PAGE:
Having survived the initial breakup of the space shuttle, astronauts aboard Columbia were doomed by failed shoulder harnesses and helmets that allowed too much movement for the head.
This is misleading. The harnesses and helmets led to other fatal occurrences, but the depressurization of the crew module was the biggest factor. True had the crew gotten their visors "down and locked" this would have been the fatal event, but in reality it was not.

The thing that disturbs me the most is that the media seems to not be reading the entire report. They are reading just the initial pages that summarize the information and finding what is the most sensational thing that makes the most sense to the news agency. One agency (Bloomberg) said in their headline that a report on "spaceship survival" seeks "better seat belts".

How horrbile for a news organization, that should report this as a closure, a finding that the crew did not suffer long and worked heroically to find a solution to a crisis that they did not know could be solved, that worked to the very end to try to correct the situation, to think of it as a report to seek better seat belts for spaceships.

Hart Sastrowardoyo
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posted 12-31-2008 05:22 PM     Click Here to See the Profile for Hart Sastrowardoyo   Click Here to Email Hart Sastrowardoyo     Edit/Delete Message   Reply w/Quote
Any indications that NASA will do a similar report on Challenger, or has too much time passed?

mjanovec
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posted 12-31-2008 05:39 PM     Click Here to See the Profile for mjanovec   Click Here to Email mjanovec     Edit/Delete Message   Reply w/Quote
quote:
Originally posted by Hart Sastrowardoyo:
Any indications that NASA will do a similar report on Challenger, or has too much time passed?

They basically said in this recent STS-107 report that too little information was collected at the time of the Challenger investigation to do this level of a crew survivability report...since that investigation focused more on just the causes of the Challenger disaster. And since the remains of Challenger are now sealed in a missile silo, it would be hard to go back and sort through everything and make sense of what happened in the crew cabin...at least to the extent of what was done with Columbia.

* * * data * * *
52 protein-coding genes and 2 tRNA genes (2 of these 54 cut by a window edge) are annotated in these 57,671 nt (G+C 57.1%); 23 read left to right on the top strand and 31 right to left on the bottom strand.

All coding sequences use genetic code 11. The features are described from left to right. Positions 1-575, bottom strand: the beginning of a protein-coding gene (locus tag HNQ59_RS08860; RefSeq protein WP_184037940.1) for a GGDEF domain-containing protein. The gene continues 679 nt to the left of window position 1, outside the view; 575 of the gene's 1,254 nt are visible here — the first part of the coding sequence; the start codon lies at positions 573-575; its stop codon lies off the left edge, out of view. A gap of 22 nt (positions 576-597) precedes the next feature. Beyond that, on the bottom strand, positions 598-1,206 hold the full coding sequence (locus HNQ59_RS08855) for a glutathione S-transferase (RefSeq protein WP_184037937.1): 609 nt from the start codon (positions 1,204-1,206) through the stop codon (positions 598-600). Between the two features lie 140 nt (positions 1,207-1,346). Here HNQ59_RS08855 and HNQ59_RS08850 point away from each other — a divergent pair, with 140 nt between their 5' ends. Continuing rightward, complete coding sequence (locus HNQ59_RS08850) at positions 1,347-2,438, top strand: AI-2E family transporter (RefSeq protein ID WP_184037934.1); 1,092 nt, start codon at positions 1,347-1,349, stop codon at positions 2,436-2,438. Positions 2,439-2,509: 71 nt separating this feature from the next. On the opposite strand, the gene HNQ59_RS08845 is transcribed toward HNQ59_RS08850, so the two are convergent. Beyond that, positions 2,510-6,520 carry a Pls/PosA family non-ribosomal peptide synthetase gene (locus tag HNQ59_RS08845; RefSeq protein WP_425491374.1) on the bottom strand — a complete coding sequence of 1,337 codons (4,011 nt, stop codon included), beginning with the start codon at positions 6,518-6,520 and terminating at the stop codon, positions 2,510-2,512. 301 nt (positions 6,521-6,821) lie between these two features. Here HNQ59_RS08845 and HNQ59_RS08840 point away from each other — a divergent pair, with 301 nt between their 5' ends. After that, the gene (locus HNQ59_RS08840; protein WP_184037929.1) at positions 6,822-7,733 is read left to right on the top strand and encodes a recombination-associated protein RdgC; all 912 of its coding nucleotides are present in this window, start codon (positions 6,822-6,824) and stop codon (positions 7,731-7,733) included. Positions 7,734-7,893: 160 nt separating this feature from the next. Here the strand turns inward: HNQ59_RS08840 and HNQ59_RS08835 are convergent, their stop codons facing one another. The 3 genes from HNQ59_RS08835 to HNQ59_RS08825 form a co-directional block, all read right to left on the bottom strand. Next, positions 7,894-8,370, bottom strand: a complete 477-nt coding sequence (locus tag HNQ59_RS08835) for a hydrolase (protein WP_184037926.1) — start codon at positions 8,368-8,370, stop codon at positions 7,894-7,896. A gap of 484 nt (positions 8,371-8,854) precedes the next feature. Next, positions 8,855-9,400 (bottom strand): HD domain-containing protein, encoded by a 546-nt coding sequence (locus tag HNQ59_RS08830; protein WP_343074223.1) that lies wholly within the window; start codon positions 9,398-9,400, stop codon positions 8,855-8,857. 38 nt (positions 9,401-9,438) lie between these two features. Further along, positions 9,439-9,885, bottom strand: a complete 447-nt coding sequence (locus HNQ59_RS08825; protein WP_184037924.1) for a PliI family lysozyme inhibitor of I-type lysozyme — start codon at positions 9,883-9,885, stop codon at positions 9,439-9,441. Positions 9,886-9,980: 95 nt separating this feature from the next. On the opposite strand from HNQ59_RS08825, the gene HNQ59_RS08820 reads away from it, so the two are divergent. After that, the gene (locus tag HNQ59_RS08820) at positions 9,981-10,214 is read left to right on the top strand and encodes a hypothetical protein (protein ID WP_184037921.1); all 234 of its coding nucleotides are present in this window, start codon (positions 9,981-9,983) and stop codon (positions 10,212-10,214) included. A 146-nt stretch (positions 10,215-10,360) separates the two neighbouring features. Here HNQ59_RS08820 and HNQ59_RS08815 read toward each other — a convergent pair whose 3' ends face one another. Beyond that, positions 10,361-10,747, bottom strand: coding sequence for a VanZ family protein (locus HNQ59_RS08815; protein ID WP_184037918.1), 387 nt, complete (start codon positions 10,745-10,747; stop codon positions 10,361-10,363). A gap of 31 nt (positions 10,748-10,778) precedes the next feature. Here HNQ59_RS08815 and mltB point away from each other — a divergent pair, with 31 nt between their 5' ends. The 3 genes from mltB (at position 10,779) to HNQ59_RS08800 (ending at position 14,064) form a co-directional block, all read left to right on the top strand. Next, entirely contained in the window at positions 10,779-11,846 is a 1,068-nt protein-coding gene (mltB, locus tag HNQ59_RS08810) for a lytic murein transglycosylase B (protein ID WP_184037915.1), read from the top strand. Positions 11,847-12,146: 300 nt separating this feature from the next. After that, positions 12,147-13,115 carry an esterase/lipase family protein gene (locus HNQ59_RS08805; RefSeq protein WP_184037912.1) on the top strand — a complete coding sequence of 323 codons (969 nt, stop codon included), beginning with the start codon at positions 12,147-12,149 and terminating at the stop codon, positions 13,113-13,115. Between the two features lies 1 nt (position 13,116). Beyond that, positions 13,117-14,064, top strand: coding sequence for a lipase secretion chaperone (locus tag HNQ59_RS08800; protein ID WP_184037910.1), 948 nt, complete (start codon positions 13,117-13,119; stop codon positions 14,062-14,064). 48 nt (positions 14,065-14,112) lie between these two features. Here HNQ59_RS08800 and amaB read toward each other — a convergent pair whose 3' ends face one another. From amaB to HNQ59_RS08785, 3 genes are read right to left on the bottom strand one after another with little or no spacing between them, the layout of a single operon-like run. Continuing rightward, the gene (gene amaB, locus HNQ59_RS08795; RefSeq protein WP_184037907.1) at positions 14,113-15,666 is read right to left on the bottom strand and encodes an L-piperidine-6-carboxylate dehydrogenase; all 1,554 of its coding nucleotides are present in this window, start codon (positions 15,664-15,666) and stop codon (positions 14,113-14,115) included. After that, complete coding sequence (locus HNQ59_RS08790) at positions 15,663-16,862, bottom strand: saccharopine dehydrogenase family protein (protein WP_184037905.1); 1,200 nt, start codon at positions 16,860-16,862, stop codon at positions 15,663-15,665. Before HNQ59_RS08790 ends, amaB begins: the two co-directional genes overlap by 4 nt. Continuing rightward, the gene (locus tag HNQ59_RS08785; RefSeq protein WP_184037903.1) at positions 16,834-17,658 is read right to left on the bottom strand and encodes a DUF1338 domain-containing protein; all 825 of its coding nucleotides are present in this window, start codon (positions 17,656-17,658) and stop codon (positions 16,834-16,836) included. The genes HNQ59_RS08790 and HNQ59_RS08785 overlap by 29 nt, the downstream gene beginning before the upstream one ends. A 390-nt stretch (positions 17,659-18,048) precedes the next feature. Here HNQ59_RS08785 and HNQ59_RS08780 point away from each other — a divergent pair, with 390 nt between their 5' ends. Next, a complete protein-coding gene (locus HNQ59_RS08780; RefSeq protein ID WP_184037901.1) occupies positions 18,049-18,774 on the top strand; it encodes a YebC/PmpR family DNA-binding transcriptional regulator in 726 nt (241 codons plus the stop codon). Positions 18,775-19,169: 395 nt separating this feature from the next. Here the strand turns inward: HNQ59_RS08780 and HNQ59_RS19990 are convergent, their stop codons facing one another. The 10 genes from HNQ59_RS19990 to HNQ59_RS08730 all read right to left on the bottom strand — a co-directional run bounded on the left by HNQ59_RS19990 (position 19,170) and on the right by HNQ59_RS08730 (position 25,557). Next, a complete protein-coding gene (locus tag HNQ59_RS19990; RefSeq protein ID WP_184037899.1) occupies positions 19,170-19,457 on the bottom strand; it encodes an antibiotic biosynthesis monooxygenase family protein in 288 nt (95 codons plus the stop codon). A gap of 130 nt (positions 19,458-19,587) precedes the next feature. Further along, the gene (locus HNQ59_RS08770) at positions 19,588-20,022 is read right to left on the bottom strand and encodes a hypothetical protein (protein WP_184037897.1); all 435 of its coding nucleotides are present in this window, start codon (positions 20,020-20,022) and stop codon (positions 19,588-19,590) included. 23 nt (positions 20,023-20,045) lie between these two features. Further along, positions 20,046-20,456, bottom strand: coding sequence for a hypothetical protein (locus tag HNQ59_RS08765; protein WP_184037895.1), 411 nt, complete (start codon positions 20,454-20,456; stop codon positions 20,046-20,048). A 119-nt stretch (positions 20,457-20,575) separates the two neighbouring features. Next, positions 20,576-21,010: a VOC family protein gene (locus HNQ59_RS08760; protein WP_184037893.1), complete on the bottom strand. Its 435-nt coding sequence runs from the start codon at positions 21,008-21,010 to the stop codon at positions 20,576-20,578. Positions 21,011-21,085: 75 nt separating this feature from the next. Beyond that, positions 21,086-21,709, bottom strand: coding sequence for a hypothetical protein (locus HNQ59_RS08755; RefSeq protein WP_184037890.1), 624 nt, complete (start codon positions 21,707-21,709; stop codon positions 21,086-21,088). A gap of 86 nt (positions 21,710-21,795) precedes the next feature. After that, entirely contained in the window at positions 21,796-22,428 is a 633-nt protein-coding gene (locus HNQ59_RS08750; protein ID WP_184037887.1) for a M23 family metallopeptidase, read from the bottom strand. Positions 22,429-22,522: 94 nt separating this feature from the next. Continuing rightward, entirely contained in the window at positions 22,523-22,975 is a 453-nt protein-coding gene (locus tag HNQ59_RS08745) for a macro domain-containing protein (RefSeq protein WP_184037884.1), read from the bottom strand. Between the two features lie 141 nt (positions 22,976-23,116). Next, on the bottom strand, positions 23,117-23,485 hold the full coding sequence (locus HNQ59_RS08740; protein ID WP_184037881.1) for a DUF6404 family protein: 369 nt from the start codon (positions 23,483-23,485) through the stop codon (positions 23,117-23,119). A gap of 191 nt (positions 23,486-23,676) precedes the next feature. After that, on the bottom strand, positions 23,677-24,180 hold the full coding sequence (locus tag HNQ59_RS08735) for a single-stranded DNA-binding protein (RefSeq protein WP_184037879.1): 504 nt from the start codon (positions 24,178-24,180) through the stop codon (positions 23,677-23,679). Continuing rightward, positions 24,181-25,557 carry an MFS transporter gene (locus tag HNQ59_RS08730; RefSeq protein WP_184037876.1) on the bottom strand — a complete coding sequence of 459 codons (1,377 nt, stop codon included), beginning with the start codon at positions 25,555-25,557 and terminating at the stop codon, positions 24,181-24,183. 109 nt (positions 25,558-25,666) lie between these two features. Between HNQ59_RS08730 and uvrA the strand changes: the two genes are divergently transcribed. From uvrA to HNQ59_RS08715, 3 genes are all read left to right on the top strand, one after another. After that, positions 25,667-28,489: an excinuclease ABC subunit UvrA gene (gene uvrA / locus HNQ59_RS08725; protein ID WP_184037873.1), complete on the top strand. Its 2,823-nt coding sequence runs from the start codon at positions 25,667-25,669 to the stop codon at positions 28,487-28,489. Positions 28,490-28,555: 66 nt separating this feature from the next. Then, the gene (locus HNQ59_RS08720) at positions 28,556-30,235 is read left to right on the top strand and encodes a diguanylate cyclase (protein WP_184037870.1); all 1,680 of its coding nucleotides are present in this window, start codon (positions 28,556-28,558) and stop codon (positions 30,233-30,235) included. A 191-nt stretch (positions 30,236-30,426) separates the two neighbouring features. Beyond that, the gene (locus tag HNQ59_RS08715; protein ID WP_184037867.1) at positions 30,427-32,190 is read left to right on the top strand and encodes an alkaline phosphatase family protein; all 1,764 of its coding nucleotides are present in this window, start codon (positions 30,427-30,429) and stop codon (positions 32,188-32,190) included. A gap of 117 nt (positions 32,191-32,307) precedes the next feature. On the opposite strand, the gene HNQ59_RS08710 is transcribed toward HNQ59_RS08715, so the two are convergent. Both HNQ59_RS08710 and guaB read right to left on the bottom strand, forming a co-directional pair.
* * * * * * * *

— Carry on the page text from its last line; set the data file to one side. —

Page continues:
328KF
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posted 01-01-2009 05:13 PM     Click Here to See the Profile for 328KF   Click Here to Email 328KF     Edit/Delete Message   Reply w/Quote
quote:
Originally posted by jasonelam:
the crew was doing exactly what they were trained to do during those moments between the first alerts and the eventual breakup of the cabin.
My read is that this was one of the major factors addressed in the report. They were trained to fix the problem BEFORE they considered survival-type actions, and the investigators were pretty critical of the agency for that.

For the crew to already be in the re-entry environment and not have a completely sealed pressure suit, and in one case not even being secured to a seat, points to a number of problems. The report discusses timeline issues; the crew being "rushed" to get last-minute items accomplished. It also mentions the poor interface between the suits and orbiter systems; the crews can't operate with visors down because it drives up the O2 concentration in the cabin and increases the threat of fire! What?